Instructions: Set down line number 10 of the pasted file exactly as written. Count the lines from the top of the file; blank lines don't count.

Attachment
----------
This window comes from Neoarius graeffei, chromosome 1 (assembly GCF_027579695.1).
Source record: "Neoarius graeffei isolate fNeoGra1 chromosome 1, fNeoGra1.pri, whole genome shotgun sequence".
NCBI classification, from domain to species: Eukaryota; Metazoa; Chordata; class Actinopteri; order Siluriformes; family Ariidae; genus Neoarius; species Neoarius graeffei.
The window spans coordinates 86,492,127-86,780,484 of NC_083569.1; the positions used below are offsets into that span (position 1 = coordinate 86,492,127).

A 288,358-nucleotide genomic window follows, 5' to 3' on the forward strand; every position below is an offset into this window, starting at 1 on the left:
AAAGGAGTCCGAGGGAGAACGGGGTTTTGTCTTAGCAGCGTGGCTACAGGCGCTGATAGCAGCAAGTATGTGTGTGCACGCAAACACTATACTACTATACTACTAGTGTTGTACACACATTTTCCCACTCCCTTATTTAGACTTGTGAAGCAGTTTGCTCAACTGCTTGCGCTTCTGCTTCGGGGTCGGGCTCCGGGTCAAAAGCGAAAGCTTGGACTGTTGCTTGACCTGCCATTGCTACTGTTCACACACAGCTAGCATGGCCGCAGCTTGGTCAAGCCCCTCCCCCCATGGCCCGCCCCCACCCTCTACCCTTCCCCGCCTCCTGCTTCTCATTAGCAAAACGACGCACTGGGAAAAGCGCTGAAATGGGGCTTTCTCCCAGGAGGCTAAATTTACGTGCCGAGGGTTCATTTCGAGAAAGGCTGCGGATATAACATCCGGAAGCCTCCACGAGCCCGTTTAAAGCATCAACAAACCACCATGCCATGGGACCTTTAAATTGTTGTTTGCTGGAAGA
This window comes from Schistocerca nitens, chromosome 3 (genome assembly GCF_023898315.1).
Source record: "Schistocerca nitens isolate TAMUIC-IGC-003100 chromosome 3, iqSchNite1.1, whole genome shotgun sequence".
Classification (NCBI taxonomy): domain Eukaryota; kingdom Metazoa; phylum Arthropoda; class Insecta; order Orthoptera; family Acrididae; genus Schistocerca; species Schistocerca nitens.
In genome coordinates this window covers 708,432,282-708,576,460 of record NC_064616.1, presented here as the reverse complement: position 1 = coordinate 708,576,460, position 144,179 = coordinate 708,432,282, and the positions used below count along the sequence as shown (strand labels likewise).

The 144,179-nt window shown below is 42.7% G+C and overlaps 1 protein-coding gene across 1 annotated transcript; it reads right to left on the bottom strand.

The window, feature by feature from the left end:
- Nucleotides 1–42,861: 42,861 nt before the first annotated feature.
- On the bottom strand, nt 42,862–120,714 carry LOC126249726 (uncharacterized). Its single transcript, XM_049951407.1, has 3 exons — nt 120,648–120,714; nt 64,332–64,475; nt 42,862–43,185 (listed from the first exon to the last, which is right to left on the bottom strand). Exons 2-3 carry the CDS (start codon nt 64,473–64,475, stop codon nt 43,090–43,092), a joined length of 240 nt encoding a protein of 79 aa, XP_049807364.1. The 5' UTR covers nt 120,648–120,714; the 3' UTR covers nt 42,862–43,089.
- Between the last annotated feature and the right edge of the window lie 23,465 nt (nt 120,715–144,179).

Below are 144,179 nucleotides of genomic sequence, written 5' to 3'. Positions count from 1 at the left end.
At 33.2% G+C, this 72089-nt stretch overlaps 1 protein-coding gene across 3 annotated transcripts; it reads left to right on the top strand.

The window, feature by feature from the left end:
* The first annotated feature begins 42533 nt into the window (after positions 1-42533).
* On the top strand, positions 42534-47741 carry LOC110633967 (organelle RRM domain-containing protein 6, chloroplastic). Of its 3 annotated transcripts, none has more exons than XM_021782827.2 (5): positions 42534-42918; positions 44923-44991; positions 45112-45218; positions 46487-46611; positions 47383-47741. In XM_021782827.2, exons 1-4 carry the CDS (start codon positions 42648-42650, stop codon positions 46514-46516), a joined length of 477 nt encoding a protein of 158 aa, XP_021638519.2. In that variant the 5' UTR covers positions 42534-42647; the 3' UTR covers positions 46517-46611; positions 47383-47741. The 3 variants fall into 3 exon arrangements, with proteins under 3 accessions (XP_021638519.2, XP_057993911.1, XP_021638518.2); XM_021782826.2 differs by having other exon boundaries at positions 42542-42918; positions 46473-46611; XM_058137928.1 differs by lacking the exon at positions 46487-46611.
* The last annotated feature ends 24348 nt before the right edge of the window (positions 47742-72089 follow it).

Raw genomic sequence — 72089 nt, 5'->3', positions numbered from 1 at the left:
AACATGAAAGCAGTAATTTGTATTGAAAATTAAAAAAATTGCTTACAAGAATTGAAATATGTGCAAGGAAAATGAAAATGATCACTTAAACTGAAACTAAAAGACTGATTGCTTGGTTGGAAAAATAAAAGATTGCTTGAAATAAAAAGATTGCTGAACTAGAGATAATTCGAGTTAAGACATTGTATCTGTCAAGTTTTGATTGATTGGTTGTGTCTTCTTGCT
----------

In genome coordinates this window covers 708,432,282-708,576,460 of record NC_064616.1, presented here as the reverse complement: position 1 = coordinate 708,576,460, position 144,179 = coordinate 708,432,282, and the positions used below count along the sequence as shown (strand labels likewise).